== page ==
Mars on Earth – Ongoing

I spent much of the past year photographing and interviewing a new generation of space explorers in the United States, China, Japan and Europe. A diverse and engaged community of scientists, entrepreneurs, and creatives revealed itself. From doctors creating avatars to guide surgeries across vast distances, to agricultural entrepreneurs building greenhouse and hydroponic technologies for inhospitable soil, I became particularly interested in the earthly applications of the space bound innovations we learned about, especially in a time of climate change.

Earth is facing a myriad of challenges, and those focused on the cosmos are often thought to be devoid of concern for their home planet. Myintroduction to the space community has told a different story. Pragmatically, an entrepreneurial environment not completely subsidized by the government, requires that space innovations have a nearer term market on Earth, and everyone I met saw a direct application of their work for Earth from 3D printed habitats for rehoming those displaced after natural disasters to bioregenerativefarming technology for desertified terrain.

The Skateboarding village in rural India

Bringing skateboards to children in Madhya Pradesh gives them enthusiasm to go to school and gives girls a confidence in themselves. The children skid into the dusty courtyard at breakfast time, grabbing skateboards from a stack near a tethered brown cow. Boards jammed under arms, they sprint barefoot past a large well pump, the main water supply for many families here. They slap their wheels on to the still-clean concrete of Janwaar Castle – India’s newest skateboard park. Opened in January to replace a skateboard park built a few hundred metres away in 2015, the large structure is flanked by grain crops that lie on the edge of Janwaar, a village of roughly 150 households in rural Madhya Pradesh, one of India’s poorest states. Words by Jamie Fullerton. More on this link: https://www.theguardian.com/global-development/2020/mar/13/no-school-no-skating-the-indian-skate-park-bringing-children-together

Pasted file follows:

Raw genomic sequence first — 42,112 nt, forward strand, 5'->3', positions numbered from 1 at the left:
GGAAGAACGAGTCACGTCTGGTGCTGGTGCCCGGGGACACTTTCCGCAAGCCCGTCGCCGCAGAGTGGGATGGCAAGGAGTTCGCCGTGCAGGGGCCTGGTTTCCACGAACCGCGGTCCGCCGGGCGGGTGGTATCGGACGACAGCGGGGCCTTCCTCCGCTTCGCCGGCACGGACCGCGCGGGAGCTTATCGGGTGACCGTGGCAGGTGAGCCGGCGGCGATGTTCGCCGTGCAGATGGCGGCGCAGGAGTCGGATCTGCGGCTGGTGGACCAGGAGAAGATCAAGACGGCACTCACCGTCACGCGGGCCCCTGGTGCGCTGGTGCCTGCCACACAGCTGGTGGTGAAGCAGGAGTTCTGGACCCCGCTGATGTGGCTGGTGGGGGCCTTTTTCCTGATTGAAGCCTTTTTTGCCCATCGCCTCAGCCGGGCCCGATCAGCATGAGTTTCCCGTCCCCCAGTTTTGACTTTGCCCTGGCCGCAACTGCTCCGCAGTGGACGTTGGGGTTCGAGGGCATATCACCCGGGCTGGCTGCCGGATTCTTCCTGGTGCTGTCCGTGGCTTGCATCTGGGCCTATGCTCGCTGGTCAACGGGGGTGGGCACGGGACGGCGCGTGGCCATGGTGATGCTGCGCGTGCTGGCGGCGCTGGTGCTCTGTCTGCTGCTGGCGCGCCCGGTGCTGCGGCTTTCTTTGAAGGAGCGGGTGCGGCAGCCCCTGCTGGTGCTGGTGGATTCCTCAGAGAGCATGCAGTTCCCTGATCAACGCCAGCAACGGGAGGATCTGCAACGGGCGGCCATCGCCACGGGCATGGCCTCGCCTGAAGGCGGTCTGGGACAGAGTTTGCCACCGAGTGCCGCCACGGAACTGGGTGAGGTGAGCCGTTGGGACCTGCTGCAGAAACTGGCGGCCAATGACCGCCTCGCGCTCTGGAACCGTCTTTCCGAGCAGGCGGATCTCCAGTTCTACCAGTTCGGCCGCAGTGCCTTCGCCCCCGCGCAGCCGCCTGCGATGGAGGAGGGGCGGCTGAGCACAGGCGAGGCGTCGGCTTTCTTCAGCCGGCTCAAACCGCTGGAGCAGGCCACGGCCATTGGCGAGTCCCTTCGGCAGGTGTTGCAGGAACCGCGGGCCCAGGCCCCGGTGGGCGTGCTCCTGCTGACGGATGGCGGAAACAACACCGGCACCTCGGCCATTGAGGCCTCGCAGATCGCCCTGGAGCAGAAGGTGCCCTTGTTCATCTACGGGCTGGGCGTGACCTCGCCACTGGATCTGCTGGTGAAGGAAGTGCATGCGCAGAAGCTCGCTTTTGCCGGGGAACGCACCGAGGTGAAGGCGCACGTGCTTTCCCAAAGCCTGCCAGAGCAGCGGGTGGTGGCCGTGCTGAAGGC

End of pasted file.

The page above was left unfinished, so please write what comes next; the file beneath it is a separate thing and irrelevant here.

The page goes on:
Punk in Myanmar

Punk is not dead, at least not in Myanmar. There was lots said and done on this topic in previous years but as a punk nostalgic I just wanted to go for a special New Years concert. The concert happened under a highway in the suburbs of Yangon and the only source of the electricity was an electric generator in the corner. After a bottle of the local whiskey shared with the crowd I could not resist shooting. Photos won the best series award in the category of culture in Slovenia Press Photo award in 2017.

Timekeepers – China